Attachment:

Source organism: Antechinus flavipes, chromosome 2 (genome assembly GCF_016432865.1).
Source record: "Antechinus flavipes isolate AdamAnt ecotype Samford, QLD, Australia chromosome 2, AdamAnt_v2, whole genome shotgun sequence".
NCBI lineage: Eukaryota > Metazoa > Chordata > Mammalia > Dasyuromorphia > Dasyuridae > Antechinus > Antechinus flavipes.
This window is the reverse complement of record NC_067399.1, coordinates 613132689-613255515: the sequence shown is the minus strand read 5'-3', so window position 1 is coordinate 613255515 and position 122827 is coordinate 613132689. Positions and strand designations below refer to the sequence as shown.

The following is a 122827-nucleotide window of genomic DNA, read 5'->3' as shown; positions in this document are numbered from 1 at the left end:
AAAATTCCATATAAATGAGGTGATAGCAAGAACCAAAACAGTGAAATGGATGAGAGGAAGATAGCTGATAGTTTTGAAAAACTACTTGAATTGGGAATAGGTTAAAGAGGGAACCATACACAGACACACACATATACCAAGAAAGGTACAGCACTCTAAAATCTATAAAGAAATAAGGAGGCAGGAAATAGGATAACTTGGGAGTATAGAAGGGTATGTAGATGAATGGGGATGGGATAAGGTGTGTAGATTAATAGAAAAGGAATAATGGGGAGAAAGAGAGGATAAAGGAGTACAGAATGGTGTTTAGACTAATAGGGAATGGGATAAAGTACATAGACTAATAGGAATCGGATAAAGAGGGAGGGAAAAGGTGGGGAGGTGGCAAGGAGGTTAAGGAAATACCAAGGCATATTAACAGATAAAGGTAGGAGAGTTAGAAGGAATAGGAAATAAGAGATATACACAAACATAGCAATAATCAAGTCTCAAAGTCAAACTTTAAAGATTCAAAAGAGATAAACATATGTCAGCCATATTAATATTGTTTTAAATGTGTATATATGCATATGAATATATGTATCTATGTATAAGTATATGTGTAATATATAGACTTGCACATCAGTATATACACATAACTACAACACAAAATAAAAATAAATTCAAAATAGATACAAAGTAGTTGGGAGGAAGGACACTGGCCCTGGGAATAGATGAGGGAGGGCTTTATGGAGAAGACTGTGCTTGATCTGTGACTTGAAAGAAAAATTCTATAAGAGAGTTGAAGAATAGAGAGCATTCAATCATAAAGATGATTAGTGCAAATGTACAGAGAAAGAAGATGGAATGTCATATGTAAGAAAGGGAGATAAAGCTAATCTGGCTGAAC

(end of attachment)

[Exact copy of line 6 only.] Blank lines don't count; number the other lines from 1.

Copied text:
AAAATTCCATATAAATGAGGTGATAGCAAGAACCAAAACAGTGAAATGGATGAGAGGAAGATAGCTGATAGTTTTGAAAAACTACTTGAATTGGGAATAGGTTAAAGAGGGAACCATACACAGACACACACATATACCAAGAAAGGTACAGCACTCTAAAATCTATAAAGAAATAAGGAGGCAGGAAATAGGATAACTTGGGAGTATAGAAGGGTATGTAGATGAATGGGGATGGGATAAGGTGTGTAGATTAATAGAAAAGGAATAATGGGGAGAAAGAGAGGATAAAGGAGTACAGAATGGTGTTTAGACTAATAGGGAATGGGATAAAGTACATAGACTAATAGGAATCGGATAAAGAGGGAGGGAAAAGGTGGGGAGGTGGCAAGGAGGTTAAGGAAATACCAAGGCATATTAACAGATAAAGGTAGGAGAGTTAGAAGGAATAGGAAATAAGAGATATACACAAACATAGCAATAATCAAGTCTCAAAGTCAAACTTTAAAGATTCAAAAGAGATAAACATATGTCAGCCATATTAATATTGTTTTAAATGTGTATATATGCATATGAATATATGTATCTATGTATAAGTATATGTGTAATATATAGACTTGCACATCAGTATATACACATAACTACAACACAAAATAAAAATAAATTCAAAATAGATACAAAGTAGTTGGGAGGAAGGACACTGGCCCTGGGAATAGATGAGGGAGGGCTTTATGGAGAAGACTGTGCTTGATCTGTGACTTGAAAGAAAAATTCTATAAGAGAGTTGAAGAATAGAGAGCATTCAATCATAAAGATGATTAGTGCAAATGTACAGAGAAAGAAGATGGAATGTCATATGTAAGAAAGGGAGATAAAGCTAATCTGGCTGAAC